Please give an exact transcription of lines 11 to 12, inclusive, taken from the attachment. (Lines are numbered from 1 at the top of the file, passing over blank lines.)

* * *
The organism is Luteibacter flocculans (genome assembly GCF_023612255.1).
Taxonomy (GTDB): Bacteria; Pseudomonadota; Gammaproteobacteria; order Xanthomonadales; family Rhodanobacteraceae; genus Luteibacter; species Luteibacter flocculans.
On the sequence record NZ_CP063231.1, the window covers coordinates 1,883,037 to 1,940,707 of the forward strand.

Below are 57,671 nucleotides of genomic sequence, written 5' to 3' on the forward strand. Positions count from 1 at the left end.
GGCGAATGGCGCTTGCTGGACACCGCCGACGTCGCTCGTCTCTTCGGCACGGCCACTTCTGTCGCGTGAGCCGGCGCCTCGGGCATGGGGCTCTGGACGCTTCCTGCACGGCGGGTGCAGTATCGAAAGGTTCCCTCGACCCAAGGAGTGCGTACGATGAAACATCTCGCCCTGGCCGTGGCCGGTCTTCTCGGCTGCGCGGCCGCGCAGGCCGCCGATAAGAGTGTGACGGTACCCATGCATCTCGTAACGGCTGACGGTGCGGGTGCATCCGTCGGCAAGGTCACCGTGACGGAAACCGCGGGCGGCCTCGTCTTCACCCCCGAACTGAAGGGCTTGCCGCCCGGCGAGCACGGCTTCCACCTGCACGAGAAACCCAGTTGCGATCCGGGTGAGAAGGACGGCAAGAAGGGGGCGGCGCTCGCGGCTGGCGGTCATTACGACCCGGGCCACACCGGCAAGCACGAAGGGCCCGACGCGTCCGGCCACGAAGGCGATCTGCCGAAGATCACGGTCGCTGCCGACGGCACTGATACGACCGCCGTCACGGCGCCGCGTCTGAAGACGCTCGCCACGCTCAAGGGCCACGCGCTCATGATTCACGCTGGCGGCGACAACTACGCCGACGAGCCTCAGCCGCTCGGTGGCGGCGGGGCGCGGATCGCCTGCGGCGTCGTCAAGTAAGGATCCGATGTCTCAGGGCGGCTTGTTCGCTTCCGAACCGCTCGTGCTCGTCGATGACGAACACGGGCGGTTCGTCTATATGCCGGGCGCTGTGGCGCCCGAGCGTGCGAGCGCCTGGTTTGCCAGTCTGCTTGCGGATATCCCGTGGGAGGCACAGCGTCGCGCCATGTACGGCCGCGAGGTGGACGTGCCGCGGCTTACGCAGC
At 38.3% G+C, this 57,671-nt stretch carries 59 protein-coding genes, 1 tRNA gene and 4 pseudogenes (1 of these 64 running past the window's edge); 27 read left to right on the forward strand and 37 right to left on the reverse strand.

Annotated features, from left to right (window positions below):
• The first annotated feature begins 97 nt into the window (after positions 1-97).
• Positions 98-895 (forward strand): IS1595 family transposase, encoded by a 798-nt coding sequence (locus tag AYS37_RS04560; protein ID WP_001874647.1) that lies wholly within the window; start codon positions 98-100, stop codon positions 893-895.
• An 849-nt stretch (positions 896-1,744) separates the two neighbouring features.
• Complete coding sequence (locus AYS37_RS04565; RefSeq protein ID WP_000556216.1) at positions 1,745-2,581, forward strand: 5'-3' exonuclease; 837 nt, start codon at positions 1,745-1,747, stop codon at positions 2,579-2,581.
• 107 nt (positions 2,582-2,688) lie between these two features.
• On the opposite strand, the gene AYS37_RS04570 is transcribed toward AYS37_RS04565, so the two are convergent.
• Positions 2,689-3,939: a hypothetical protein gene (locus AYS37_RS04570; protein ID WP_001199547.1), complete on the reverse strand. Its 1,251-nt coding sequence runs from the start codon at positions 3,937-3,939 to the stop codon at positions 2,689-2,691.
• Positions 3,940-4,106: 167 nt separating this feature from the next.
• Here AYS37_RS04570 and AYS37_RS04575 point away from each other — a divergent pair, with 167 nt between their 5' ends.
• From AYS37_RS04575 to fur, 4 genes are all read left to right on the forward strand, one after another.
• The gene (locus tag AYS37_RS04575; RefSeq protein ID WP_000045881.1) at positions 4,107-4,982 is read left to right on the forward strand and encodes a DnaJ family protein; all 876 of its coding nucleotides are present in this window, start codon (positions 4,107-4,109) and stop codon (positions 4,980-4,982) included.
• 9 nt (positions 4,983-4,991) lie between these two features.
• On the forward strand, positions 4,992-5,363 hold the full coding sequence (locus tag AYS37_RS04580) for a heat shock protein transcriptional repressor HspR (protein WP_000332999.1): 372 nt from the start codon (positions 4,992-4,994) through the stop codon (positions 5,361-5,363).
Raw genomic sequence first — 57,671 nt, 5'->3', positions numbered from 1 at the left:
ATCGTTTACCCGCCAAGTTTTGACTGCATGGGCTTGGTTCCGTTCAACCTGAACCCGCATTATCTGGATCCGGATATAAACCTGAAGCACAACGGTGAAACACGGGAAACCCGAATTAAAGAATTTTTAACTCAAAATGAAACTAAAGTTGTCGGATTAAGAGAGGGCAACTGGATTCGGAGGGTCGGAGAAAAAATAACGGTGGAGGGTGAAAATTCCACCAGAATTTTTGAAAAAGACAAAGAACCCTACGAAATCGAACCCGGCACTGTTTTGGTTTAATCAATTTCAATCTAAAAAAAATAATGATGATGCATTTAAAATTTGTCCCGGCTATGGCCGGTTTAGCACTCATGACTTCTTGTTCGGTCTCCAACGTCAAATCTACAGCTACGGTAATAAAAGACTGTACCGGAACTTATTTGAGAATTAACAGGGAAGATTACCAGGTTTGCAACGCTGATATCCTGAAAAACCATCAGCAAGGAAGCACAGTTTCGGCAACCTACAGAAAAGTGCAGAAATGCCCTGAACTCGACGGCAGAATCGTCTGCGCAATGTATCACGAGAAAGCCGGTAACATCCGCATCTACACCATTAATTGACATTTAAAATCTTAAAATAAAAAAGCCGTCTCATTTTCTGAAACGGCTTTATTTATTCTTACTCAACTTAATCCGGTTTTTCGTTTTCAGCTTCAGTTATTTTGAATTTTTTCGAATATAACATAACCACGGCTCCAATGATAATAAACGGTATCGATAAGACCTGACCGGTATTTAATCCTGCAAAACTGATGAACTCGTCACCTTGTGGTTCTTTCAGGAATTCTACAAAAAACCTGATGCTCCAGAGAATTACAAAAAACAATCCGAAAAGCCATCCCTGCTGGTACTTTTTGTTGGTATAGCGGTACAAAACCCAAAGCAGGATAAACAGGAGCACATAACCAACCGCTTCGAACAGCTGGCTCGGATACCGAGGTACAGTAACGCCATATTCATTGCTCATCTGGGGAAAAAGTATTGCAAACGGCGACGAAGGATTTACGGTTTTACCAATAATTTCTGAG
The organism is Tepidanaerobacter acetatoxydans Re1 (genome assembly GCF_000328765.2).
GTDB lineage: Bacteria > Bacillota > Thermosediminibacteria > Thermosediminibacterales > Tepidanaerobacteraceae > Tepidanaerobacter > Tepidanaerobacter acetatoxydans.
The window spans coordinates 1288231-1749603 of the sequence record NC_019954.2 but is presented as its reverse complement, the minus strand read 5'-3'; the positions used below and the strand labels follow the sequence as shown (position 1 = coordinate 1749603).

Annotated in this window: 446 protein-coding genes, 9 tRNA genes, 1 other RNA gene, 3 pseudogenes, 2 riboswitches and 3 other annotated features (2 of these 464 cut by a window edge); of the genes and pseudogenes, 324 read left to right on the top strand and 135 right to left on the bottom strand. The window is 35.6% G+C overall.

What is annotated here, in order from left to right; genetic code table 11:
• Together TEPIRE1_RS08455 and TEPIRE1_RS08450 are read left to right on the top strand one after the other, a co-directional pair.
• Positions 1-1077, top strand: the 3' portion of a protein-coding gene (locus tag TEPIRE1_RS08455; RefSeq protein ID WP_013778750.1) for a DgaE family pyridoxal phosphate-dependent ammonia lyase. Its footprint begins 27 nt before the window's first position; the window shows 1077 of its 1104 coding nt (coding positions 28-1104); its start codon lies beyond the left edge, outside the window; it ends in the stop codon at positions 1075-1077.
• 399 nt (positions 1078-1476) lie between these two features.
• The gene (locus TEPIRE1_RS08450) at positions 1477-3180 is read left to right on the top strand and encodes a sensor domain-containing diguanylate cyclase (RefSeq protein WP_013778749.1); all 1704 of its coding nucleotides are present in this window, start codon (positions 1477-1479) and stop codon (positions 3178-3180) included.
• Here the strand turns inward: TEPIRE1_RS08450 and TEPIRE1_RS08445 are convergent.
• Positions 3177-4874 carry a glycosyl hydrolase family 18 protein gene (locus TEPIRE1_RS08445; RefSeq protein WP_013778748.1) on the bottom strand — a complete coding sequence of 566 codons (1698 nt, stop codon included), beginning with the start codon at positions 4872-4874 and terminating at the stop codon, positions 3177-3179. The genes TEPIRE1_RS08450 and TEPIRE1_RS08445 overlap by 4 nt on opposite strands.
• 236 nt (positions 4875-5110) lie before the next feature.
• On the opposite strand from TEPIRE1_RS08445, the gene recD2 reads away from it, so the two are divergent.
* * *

• Complete coding sequence (locus AYS37_RS04565; RefSeq protein ID WP_000556216.1) at positions 1,745-2,581, forward strand: 5'-3' exonuclease; 837 nt, start codon at positions 1,745-1,747, stop codon at positions 2,579-2,581.
• 107 nt (positions 2,582-2,688) lie between these two features.